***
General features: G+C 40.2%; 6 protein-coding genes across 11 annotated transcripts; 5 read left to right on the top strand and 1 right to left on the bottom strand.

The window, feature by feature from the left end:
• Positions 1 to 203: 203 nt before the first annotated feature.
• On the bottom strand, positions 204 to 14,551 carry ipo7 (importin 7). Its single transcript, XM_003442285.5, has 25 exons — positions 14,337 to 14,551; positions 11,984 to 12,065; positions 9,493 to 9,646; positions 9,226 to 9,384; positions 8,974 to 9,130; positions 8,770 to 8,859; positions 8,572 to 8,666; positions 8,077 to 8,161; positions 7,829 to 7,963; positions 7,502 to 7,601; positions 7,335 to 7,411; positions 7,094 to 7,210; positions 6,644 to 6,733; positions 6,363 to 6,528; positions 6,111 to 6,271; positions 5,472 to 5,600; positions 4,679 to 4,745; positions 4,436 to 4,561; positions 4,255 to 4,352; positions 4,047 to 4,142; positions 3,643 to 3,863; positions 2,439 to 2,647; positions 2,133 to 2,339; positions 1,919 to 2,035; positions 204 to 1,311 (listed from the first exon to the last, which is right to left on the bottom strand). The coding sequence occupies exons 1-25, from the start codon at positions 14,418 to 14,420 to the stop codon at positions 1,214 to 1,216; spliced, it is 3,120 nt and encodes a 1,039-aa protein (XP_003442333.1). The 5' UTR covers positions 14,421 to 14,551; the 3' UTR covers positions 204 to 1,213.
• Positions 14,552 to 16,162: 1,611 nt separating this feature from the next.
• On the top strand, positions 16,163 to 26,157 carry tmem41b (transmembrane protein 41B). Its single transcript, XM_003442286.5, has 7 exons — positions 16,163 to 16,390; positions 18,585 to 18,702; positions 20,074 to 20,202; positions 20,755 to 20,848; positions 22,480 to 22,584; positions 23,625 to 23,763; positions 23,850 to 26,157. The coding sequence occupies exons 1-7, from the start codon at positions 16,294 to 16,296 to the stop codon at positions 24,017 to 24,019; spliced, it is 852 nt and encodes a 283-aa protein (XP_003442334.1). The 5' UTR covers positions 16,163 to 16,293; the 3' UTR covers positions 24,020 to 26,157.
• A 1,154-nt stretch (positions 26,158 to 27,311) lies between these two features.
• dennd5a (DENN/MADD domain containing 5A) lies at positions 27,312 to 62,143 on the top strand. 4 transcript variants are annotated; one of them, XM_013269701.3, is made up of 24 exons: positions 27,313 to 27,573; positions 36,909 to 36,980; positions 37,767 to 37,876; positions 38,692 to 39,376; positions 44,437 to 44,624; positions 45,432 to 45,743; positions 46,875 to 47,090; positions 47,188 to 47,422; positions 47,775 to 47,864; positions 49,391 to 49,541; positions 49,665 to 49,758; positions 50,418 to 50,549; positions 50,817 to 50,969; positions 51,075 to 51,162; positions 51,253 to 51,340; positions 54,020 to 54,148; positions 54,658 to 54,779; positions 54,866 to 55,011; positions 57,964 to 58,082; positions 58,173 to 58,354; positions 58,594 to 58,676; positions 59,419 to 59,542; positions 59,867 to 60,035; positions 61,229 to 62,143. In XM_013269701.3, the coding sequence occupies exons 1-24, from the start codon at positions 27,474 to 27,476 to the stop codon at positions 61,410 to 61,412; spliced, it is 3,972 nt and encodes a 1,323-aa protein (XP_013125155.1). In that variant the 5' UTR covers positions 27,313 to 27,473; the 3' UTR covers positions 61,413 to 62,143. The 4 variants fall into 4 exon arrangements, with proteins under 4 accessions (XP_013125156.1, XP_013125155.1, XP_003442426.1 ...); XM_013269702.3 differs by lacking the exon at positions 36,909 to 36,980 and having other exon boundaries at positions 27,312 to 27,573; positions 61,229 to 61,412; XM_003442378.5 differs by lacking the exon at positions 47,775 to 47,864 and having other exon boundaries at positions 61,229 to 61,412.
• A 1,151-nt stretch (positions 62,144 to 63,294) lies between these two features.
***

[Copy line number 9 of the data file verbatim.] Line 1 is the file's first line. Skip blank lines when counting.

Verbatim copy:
• A 1,151-nt stretch (positions 62,144 to 63,294) lies between these two features.